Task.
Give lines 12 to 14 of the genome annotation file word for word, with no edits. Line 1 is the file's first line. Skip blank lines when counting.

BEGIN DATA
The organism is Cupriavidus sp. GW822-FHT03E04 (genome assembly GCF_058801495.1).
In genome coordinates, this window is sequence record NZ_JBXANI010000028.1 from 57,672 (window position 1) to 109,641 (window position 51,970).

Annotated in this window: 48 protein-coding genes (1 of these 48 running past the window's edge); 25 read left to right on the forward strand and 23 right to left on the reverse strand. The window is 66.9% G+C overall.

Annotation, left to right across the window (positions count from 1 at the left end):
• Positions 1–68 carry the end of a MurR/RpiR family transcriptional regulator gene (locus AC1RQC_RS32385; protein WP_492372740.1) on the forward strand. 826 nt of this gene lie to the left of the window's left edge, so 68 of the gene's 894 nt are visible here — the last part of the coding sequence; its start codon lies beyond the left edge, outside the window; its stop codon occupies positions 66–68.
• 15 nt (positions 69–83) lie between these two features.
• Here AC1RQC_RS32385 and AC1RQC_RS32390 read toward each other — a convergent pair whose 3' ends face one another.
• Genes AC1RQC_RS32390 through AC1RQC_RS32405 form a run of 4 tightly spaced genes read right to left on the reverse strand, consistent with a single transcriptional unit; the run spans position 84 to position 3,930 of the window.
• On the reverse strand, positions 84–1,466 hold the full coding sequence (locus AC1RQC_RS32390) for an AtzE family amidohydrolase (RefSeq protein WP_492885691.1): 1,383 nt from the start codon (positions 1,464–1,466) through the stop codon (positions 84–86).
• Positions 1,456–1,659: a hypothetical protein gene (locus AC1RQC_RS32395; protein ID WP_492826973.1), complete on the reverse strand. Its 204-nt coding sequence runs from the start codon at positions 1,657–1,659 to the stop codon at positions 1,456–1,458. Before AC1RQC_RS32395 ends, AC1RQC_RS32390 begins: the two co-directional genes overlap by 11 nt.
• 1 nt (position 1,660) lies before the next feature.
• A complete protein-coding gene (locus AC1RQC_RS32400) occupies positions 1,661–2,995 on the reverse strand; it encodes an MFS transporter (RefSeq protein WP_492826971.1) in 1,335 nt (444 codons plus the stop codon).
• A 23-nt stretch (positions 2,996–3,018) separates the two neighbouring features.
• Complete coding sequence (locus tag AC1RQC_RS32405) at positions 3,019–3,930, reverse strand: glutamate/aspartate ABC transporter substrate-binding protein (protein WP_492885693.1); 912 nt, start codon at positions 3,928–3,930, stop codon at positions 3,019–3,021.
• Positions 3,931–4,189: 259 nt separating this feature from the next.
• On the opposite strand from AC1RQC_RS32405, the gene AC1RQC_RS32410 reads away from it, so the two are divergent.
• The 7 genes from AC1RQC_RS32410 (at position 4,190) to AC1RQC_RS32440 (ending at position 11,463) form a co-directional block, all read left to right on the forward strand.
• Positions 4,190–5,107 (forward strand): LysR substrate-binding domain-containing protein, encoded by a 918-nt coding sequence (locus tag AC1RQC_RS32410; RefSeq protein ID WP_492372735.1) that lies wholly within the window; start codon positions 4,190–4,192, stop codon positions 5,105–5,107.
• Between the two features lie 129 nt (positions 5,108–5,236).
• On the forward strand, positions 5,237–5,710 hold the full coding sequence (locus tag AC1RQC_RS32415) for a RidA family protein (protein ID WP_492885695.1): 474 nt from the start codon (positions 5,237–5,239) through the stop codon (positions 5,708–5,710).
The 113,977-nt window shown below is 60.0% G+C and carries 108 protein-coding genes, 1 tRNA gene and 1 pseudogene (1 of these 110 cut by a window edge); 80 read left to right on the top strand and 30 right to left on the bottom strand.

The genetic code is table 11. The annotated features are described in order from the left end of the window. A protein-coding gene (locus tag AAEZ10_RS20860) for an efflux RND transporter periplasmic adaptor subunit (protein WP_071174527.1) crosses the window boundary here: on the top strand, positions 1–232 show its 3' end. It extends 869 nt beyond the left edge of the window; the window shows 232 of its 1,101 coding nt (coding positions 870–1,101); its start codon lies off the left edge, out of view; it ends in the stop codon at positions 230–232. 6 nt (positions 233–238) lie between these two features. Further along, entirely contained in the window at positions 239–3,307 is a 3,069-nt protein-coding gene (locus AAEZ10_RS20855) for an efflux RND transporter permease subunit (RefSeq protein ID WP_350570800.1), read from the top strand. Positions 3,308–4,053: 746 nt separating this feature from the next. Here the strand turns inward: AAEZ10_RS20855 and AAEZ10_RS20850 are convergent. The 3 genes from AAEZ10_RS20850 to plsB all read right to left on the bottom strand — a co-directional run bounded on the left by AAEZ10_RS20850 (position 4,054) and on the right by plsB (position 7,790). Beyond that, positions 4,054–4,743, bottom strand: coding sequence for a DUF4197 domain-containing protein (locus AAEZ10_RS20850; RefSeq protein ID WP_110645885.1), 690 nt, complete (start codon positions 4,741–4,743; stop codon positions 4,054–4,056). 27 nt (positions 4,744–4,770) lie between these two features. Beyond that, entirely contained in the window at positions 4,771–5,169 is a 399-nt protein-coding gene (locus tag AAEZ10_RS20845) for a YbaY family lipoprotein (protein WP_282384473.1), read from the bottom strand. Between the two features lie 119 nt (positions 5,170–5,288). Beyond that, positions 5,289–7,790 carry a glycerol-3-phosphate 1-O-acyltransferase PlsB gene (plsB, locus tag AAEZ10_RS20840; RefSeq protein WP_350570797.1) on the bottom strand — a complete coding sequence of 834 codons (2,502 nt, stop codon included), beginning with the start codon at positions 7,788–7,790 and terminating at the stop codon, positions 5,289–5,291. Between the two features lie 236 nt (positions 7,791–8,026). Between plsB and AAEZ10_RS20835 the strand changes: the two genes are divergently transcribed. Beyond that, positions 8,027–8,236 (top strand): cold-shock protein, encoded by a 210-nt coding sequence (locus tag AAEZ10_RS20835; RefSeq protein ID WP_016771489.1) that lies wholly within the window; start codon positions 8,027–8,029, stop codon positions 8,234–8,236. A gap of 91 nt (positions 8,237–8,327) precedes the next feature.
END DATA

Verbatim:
• A complete protein-coding gene (locus AC1RQC_RS32400) occupies positions 1,661–2,995 on the reverse strand; it encodes an MFS transporter (RefSeq protein WP_492826971.1) in 1,335 nt (444 codons plus the stop codon).
• A 23-nt stretch (positions 2,996–3,018) separates the two neighbouring features.
• Complete coding sequence (locus tag AC1RQC_RS32405) at positions 3,019–3,930, reverse strand: glutamate/aspartate ABC transporter substrate-binding protein (protein WP_492885693.1); 912 nt, start codon at positions 3,928–3,930, stop codon at positions 3,019–3,021.